BOISE, Idaho (AP) — The ongoing battle over appropriate Indian gambling is once again coming to a head in the Idaho Legislature, with both sides preparing to rip open old wounds.
Rep. Tom Loertscher, a Republican from Iona, introduced legislation Wednesday that would ban lucrative video gambling terminals inside the tribes' casinos. The proposal was tepidly accepted by the House State Affairs Committee, with some lawmakers raising concerns about the ripple effects of the bill.
"We've been bothered by several gambling issues over the last few years," said Loertscher, chairman of the House panel. "This is a major policy thing that we need to address."
The move comes two years after lawmakers banned the use of so-called historical horse racing due to fears that the electronic betting machines resembled slot machines. The repeal effort generated outrage from the horse racing industry. It claimed the tribes were unfairly trying to squelch competition because they have a monopoly on video gambling in Idaho.
Yet the fight over Indian gambling has been a sore subject since 1988 when the Idaho Lottery was established.
Under federal Indian gambling law, Idaho tribes can only operate their own bingo and lottery operations as long as the state has already authorized that form of gambling. This has created lingering tension between the state and tribes over what types of gambling devices are legal.
According to the tribes, they operate what the state allows: A video form of the state lottery.
However, prolonged disagreement led the tribe to successfully push a 2002 ballot initiative amending Idaho's law to say as long as the tribe's machines do not have a lever or dispense coins — only cash out tickets— then the machines could not be defined as a slot machines and are not a simulation of casino gambling.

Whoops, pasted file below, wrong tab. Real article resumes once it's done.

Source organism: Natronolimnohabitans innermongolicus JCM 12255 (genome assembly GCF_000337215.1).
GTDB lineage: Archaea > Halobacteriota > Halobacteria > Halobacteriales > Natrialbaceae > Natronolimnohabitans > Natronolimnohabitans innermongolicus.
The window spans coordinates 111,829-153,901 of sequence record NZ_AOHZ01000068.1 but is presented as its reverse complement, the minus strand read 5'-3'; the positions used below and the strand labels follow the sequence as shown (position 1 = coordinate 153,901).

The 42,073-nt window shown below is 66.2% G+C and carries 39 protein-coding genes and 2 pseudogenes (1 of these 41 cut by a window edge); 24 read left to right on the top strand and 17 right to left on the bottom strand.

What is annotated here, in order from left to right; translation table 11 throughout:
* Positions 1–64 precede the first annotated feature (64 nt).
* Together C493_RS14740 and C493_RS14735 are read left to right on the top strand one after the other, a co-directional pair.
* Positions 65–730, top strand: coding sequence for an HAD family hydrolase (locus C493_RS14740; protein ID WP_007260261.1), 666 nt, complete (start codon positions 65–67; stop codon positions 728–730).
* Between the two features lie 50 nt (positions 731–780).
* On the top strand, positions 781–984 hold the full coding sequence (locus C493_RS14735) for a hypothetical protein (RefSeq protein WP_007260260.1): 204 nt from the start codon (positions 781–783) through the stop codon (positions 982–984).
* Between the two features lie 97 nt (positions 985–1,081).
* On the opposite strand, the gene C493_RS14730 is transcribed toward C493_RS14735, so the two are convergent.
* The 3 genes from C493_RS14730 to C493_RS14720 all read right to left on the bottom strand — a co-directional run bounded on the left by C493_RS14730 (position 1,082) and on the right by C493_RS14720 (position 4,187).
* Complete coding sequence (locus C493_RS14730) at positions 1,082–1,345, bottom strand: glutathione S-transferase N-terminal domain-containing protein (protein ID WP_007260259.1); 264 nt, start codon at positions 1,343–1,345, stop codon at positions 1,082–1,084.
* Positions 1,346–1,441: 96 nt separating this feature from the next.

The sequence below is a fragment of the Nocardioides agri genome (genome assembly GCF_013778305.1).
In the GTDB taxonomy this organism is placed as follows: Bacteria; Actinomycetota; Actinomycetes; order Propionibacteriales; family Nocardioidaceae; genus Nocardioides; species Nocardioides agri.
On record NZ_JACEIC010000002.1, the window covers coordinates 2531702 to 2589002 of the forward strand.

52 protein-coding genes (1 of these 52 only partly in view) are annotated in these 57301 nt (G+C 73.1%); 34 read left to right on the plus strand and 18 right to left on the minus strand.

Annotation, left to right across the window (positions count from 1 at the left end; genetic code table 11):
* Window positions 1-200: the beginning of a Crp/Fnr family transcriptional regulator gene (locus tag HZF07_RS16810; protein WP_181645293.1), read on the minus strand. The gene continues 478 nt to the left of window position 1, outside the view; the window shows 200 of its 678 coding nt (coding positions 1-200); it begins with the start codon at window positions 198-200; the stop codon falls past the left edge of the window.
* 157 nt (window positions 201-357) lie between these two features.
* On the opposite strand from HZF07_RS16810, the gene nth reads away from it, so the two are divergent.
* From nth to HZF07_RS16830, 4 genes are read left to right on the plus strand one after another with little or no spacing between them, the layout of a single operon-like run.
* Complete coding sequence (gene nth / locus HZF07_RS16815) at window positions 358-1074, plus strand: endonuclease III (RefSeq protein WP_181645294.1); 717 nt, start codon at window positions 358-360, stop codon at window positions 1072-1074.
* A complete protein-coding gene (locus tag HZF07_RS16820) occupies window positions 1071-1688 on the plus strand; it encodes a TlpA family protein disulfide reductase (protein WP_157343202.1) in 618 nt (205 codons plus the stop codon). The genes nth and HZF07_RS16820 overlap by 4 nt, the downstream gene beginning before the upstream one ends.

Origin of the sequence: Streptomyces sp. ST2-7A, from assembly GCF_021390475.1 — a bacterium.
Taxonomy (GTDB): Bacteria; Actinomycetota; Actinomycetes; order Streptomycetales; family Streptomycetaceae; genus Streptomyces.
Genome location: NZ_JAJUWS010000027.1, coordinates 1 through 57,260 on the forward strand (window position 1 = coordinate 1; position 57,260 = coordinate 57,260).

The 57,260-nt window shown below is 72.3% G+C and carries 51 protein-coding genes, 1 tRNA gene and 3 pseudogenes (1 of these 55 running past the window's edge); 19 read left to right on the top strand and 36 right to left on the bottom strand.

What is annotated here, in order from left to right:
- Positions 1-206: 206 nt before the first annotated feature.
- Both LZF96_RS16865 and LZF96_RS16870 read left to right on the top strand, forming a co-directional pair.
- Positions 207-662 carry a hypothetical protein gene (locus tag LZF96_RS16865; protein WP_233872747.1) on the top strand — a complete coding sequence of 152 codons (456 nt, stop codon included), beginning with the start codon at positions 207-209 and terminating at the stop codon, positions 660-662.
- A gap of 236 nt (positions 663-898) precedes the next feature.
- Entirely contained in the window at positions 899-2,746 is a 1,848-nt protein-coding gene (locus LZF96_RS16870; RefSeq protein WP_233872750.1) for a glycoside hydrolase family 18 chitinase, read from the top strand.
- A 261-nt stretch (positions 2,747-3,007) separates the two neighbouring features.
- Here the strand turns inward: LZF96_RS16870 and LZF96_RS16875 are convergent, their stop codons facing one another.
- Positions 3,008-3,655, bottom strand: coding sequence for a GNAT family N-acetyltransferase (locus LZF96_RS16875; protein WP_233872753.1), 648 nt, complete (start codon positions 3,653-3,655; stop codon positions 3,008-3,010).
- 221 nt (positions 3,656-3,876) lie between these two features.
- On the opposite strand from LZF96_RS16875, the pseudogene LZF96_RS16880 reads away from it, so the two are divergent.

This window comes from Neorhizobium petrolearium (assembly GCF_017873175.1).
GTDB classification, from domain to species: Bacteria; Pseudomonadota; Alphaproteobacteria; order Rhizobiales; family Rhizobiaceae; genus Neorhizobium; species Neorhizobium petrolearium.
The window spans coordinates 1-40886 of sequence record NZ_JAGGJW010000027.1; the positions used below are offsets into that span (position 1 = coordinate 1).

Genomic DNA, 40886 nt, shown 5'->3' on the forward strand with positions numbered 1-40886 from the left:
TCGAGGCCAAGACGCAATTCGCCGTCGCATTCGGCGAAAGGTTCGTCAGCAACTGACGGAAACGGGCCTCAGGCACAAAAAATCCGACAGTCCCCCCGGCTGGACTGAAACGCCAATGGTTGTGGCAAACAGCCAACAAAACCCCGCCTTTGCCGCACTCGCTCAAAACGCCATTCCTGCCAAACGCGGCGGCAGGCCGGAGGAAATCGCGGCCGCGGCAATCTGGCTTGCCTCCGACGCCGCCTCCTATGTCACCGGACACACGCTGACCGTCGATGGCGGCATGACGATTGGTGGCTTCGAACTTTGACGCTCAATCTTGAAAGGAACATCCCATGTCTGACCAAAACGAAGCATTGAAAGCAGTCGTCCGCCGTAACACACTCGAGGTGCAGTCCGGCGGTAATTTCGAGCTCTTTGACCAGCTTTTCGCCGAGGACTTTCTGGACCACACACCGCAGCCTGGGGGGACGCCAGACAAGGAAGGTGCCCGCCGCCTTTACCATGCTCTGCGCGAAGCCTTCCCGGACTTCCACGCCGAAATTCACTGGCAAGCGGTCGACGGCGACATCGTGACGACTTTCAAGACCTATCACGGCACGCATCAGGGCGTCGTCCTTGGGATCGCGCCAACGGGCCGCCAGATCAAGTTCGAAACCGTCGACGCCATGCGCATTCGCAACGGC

Then in 2006, the 9th Circuit Court of Appeals upheld the tribes' ability to offer video gambling devices after the state sued. The court's decision also influenced a 2009 ruling where the Idaho Supreme Court declared Idaho could no longer sue regarding the constitutionality of the tribes' machines.
Loertscher's bill would remove a key section of the law amended in 2002 so that even if the tribe's machines do not have a lever or dispense coins, they would still be banned from possessing slot machines. It's a subtle difference, but one that would could potentially upend the entire system.
"This issue has been addressed in the judicial branch and now they want to get the Legislature involved," said House Assistant Majority Leader Brent Crane, R-Nampa, who said he only voted to introduce the proposal to learn more about the issue. "I'm not convinced that's going to happen."
Other lawmakers contend that the Idaho Constitution outlaws casino-style gambling but claim tribes are violating that ban due to a loophole in the law.
"We simply can't have any statute that would attempt to override the constitution," said Rep. Steven Harris, R-Meridian, who has supported other efforts to limit gambling in Idaho this year.
For the tribes, the issue comes down to protecting their sovereignty.
"This is highly unnecessary," said Rep. Paulette Jordan, D-Plummer, a member of the Coeur d'Alene Tribe, who voted against introducing Loertscher's bill. "I don't believe this bill will make it out of committee and I would urge the chairman to reread our laws."
A full hearing for the bill has not been scheduled.